Leo Baeck 1


Jul 2005 Journal

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The Hungarian Gold Train: a proposed settlement

In bringing a class action litigation against the US administration, plaintiffs in the Hungarian Gold Train lawsuit have forced the American government to examine its own role in the appropriation of Holocaust-era assets. Having been a moral beacon for Holocaust victims worldwide, the US now finds itself endowing a $25.5m compensation fund: the Hungarian Gold Train Settlement.

History does not cover in glory the US soldiers who intercepted the 24 box cars containing property and personal possessions looted from the Hungarian Jewish community following the occupation of Hungary in 1944. What the Nazis stole from the Jews, the US soldiers took from the Nazis. Similarly, the choicest art works removed from Jewish ownership by leading Nazis were in turn pilfered by the invading Red Army in Germany in 1945.

The litigation was initiated in May 2001 by a group of Hungarian survivors who contest that, while members of US forces stole part of the $200m worth of loot, the rest was auctioned off in New York. While it is accepted that some of the money raised during the auction was invested in erecting Holocaust memorials, no effort was made to return the loot to Hungarian Holocaust survivors. The lawsuit also claims that some high-ranking US army officials even furnished their offices with valuables taken from the train.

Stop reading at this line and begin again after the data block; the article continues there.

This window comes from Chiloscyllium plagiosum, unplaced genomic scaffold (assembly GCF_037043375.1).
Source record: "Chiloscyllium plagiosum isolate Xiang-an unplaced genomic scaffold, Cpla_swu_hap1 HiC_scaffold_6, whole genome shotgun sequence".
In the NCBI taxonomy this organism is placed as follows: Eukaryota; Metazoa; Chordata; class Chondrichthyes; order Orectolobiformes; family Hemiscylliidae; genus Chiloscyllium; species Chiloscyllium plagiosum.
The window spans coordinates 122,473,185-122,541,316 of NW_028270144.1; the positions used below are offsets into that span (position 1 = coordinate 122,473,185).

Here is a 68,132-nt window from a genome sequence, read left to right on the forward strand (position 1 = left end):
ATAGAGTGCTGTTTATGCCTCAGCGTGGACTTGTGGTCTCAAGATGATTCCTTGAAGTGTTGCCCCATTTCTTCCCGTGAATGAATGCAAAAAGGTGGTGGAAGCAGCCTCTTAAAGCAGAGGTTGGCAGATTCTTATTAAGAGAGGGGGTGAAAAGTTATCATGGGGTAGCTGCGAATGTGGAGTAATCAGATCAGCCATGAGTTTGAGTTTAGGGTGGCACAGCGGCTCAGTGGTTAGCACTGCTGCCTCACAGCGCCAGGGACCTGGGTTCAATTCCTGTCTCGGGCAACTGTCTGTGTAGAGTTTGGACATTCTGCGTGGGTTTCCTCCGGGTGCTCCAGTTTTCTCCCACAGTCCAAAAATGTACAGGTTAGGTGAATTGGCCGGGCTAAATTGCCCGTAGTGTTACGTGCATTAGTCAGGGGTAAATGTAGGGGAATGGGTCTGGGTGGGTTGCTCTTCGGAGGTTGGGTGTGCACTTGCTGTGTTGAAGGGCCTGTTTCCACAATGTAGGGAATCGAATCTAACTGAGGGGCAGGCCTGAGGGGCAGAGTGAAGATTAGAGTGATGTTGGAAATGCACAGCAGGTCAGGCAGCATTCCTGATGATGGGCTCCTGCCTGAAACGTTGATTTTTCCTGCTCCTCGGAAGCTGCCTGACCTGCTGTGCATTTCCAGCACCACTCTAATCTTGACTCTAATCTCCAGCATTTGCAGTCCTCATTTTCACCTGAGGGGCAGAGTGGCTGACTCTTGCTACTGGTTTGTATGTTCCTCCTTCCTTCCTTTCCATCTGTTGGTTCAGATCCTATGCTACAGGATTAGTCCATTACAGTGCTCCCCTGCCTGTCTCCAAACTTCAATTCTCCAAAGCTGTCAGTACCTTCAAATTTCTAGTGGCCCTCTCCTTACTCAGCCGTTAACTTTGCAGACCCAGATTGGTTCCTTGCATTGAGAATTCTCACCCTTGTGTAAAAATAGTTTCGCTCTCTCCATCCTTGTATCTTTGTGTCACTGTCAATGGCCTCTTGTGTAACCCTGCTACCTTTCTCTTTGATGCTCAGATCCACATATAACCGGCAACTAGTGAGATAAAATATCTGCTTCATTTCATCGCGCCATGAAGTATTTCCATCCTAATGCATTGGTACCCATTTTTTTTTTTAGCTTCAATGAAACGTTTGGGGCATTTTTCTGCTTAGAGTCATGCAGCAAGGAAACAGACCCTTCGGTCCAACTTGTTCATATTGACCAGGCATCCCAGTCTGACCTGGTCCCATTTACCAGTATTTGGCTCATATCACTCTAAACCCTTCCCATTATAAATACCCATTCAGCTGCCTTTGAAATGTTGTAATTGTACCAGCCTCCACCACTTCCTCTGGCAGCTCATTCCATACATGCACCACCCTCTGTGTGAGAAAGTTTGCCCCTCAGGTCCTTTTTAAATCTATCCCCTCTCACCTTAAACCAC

The Hungarian Gold Train Settlement proposes that $21m of the $25.5m be allocated to fund social services programmes to benefit the neediest of Hungarian Nazi victims, with most of this money being allocated to Hungary, Canada, the US and Israel. The precise distribution plan will be decided by US courts this September but it is likely to be recommended that $500,000 be set aside for the 'collection of documents and artefacts relating to the Gold Train' for educational and archival purposes. The remaining monies, not exceeding $4m, will be consumed in legal fees. The US government will also be issuing a formal statement of acknowledgment regarding the unseemly episode.

Unless you wish to exclude yourself from the Settlement, anyone who receives a Court Notice or any information about the Settlement does not need to act, but further details may be obtained by contacting the Claims Conference - making a reverse charge call to 001 646 519 8701 or by emailing galit.dardashtian@claimscon.org

For further information on developments in this case, see www.HungarianGoldTrain.org. Interested parties can also contact Brent Wilson, the lead litigation lawyer, via his company's website
www.hagens-berman.com/goldtrain, which contains descriptions and photos of possessions auctioned off shortly after the war.
Corey Simon and Michael Newman

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